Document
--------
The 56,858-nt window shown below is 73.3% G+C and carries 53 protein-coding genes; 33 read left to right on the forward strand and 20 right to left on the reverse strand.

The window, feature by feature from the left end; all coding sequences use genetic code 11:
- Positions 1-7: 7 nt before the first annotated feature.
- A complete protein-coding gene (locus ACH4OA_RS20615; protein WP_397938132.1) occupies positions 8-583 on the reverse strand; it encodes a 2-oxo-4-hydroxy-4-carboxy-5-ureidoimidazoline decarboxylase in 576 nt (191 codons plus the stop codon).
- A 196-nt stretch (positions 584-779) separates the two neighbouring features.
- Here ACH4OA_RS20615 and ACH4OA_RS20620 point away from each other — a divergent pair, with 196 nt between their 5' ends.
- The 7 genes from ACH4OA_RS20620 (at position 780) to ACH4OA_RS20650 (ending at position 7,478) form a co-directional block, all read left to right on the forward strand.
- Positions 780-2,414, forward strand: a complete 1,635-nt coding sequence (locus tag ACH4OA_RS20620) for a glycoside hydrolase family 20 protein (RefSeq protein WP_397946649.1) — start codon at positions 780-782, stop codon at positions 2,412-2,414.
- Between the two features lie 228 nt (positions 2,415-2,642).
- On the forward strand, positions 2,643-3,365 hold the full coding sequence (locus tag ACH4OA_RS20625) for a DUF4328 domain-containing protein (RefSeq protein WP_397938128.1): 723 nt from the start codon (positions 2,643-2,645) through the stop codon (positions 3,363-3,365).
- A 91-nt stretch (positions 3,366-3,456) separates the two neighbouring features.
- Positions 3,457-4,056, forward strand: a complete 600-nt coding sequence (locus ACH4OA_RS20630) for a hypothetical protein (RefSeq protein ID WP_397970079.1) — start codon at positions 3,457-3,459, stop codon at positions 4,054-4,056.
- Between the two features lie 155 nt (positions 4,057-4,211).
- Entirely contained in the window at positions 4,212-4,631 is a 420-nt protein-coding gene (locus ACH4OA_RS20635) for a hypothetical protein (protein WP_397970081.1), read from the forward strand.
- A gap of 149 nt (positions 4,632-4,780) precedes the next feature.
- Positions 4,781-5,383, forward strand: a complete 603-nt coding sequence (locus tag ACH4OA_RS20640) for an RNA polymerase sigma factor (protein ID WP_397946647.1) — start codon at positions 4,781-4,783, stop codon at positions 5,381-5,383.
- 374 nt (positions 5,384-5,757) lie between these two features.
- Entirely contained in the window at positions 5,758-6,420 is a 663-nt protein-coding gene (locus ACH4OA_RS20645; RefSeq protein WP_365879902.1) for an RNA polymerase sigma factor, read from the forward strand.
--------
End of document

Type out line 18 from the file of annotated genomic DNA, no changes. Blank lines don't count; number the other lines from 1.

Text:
- Entirely contained in the window at positions 5,758-6,420 is a 663-nt protein-coding gene (locus ACH4OA_RS20645; RefSeq protein WP_365879902.1) for an RNA polymerase sigma factor, read from the forward strand.